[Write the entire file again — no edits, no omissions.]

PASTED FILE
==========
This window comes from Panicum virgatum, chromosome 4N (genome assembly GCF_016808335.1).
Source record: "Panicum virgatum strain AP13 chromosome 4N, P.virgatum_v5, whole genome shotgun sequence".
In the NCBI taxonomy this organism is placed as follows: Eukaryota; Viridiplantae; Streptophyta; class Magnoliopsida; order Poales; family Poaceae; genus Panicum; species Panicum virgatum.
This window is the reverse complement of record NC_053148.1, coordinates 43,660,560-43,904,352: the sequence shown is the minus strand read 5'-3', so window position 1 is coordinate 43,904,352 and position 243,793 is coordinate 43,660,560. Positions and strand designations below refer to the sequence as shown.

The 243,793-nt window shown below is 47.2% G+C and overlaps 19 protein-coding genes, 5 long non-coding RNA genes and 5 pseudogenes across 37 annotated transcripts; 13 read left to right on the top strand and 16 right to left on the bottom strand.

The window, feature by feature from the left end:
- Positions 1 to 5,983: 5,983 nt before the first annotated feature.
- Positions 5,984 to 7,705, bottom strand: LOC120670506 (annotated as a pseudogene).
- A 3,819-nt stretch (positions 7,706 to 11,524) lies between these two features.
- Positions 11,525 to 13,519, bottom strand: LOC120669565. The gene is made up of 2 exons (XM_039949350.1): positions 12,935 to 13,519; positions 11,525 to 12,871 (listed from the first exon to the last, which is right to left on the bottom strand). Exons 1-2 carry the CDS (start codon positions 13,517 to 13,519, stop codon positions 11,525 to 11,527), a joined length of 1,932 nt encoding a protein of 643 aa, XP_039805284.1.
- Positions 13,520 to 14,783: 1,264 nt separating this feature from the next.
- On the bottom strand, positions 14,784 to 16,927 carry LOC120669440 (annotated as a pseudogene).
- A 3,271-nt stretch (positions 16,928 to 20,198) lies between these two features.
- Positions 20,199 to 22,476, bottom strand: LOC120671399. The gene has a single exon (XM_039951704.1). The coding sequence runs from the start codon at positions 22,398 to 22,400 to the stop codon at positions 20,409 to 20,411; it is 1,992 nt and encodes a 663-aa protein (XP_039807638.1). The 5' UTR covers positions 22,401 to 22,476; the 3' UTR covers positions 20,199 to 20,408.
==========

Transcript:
This window comes from Panicum virgatum, chromosome 4N (genome assembly GCF_016808335.1).
Source record: "Panicum virgatum strain AP13 chromosome 4N, P.virgatum_v5, whole genome shotgun sequence".
In the NCBI taxonomy this organism is placed as follows: Eukaryota; Viridiplantae; Streptophyta; class Magnoliopsida; order Poales; family Poaceae; genus Panicum; species Panicum virgatum.
This window is the reverse complement of record NC_053148.1, coordinates 43,660,560-43,904,352: the sequence shown is the minus strand read 5'-3', so window position 1 is coordinate 43,904,352 and position 243,793 is coordinate 43,660,560. Positions and strand designations below refer to the sequence as shown.

The 243,793-nt window shown below is 47.2% G+C and overlaps 19 protein-coding genes, 5 long non-coding RNA genes and 5 pseudogenes across 37 annotated transcripts; 13 read left to right on the top strand and 16 right to left on the bottom strand.

The window, feature by feature from the left end:
- Positions 1 to 5,983: 5,983 nt before the first annotated feature.
- Positions 5,984 to 7,705, bottom strand: LOC120670506 (annotated as a pseudogene).
- A 3,819-nt stretch (positions 7,706 to 11,524) lies between these two features.
- Positions 11,525 to 13,519, bottom strand: LOC120669565. The gene is made up of 2 exons (XM_039949350.1): positions 12,935 to 13,519; positions 11,525 to 12,871 (listed from the first exon to the last, which is right to left on the bottom strand). Exons 1-2 carry the CDS (start codon positions 13,517 to 13,519, stop codon positions 11,525 to 11,527), a joined length of 1,932 nt encoding a protein of 643 aa, XP_039805284.1.
- Positions 13,520 to 14,783: 1,264 nt separating this feature from the next.
- On the bottom strand, positions 14,784 to 16,927 carry LOC120669440 (annotated as a pseudogene).
- A 3,271-nt stretch (positions 16,928 to 20,198) lies between these two features.
- Positions 20,199 to 22,476, bottom strand: LOC120671399. The gene has a single exon (XM_039951704.1). The coding sequence runs from the start codon at positions 22,398 to 22,400 to the stop codon at positions 20,409 to 20,411; it is 1,992 nt and encodes a 663-aa protein (XP_039807638.1). The 5' UTR covers positions 22,401 to 22,476; the 3' UTR covers positions 20,199 to 20,408.